Since kratom is legal in all of the bordering states, people may unwittingly pass through Indiana from a legal state and find themselves in jail thanks to a prohibitionist law they didn’t even know existed.
Indianans That Are Still Consuming Kratom Face Higher Risks
According to the American Kratom Association, an estimated 100,000 Indiana residents still consume kratom. Indiana’s kratom consumers, unable to access a trustworthy place to buy kratom in their state, are forced to look into riskier options. As a result of the state’s ban on kratom, a black market exists for kratom in Indiana.
As Rep. Alan Morrison stated earlier this year, this illegal market increases the risk of “impure” substances or products that are contaminated with different drugs. In this way, prohibition manufactures a risk that would not exist without it.
Kratom is fairly mild when the leaves are made into a tea. The last thing consumers should have to worry about is whether or not their kratom has been adulterated with a substance not listed on the label, or contaminated with mold and bacteria due to a lack of regulation.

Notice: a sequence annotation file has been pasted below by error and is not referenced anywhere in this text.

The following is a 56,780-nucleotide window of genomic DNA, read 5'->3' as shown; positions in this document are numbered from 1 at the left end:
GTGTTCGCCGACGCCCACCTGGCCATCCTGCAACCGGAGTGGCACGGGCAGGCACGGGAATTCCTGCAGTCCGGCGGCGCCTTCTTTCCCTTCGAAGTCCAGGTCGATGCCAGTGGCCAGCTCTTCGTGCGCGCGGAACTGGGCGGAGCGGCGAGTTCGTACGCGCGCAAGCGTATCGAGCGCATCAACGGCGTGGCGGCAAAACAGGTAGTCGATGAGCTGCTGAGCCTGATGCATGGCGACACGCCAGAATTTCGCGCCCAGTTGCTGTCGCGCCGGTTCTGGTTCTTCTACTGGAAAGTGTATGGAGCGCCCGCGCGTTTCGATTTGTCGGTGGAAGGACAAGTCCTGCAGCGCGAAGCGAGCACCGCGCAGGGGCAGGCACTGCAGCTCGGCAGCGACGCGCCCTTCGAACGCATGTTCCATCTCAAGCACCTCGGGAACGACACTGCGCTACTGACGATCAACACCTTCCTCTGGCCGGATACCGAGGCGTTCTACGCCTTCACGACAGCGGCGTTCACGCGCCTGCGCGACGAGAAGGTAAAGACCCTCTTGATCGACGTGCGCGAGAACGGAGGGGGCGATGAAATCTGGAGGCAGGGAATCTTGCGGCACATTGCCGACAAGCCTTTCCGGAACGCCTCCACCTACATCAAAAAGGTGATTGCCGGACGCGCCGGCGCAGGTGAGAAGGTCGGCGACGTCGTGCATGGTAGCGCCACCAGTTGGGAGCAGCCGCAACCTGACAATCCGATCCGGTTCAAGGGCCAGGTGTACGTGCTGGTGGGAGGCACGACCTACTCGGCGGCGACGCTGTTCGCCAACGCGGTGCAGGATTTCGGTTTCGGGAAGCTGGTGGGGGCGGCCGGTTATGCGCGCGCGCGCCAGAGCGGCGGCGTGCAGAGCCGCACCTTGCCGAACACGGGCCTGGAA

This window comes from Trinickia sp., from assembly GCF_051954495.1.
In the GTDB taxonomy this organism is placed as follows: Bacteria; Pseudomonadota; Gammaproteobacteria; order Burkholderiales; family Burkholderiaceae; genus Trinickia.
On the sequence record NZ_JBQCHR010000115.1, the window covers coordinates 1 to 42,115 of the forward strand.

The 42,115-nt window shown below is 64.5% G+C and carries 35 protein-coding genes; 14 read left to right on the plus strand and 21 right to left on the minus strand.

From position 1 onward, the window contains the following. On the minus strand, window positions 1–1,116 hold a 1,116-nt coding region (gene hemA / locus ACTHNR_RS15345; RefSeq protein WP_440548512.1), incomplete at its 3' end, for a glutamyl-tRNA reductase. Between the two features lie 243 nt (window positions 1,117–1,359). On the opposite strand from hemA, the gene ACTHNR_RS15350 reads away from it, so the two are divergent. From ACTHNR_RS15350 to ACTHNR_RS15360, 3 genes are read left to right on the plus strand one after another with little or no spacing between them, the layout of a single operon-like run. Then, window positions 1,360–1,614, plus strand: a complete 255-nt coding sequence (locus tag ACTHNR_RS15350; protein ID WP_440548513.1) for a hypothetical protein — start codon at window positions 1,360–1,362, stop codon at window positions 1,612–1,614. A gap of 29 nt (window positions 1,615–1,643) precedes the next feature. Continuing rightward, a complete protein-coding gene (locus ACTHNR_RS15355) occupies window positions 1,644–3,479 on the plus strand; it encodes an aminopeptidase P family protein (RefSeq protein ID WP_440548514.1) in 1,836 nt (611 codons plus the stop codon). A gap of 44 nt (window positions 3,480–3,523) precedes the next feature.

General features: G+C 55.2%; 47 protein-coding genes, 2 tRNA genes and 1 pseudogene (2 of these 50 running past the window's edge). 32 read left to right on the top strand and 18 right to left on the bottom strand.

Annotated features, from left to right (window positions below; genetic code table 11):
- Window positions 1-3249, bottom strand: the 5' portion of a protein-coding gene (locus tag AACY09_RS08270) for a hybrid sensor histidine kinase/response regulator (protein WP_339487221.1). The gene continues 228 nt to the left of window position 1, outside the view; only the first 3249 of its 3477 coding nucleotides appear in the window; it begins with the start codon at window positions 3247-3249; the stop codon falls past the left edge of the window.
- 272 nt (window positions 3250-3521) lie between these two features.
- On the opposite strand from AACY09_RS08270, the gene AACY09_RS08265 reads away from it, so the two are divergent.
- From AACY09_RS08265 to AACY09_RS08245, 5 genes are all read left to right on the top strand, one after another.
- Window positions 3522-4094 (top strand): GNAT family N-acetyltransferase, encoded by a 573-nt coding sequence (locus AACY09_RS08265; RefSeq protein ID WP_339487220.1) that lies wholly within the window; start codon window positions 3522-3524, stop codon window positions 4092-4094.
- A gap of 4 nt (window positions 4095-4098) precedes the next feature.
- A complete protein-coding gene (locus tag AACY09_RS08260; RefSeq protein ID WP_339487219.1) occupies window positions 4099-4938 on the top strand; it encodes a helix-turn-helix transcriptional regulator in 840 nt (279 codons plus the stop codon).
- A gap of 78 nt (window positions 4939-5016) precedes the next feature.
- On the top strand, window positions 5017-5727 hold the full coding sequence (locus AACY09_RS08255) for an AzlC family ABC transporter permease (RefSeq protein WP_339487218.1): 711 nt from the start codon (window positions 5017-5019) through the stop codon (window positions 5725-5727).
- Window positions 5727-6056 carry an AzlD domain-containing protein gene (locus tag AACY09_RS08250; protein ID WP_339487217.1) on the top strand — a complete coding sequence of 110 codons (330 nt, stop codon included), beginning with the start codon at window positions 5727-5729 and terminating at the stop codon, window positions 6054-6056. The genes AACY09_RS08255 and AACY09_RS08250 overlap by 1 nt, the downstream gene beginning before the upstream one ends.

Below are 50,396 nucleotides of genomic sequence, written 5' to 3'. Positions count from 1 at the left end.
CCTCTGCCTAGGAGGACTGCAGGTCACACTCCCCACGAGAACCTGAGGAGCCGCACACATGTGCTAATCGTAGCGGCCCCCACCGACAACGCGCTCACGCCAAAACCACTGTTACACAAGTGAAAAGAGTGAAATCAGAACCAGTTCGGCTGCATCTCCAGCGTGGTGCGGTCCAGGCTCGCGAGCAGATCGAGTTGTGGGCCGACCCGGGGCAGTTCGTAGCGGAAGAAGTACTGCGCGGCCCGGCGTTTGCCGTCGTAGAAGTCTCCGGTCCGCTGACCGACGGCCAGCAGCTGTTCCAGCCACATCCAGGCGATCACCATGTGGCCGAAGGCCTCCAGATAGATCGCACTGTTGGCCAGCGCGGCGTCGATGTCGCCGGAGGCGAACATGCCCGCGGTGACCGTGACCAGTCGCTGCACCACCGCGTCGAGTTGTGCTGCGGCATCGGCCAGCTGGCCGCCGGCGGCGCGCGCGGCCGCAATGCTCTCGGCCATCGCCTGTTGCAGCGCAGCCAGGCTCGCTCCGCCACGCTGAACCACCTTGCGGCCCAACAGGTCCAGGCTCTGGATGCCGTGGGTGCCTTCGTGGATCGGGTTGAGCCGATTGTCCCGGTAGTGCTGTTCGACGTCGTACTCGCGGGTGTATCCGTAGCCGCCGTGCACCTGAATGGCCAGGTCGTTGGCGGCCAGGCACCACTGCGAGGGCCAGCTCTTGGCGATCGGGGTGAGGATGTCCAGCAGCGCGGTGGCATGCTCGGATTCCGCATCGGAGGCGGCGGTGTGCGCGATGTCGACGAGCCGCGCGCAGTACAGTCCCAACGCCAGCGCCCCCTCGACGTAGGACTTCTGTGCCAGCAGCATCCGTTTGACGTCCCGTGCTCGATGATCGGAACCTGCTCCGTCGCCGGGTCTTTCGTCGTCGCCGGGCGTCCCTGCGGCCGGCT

But when kratom is prohibited, that’s a risk that any kratom consumer in Indiana—or any state that has scheduled kratom—has to consider.
Normalizing Kratom Can Help Change Minds Across the US
Beyond advocating for kratom legalization in every state (and country), normalization is an incredibly important goal that Top Tree Herbs was founded to work towards. No one should be criminalized or stigmatized for choosing to consume kratom.
Prohibition not only infringes on personal freedom but also creates unsafe conditions for those who want to use it for its potential benefits.
A regulated market for kratom could mitigate the risks associated with unregulated and black market sales, including the sale of contaminated or adulterated products. Hopefully, Indiana legislators re-examine the evidence and come to a new conclusion about kratom’s legal status.
If they do, the answer to the question “is kratom legal in Indiana?” might be be yes in the near future.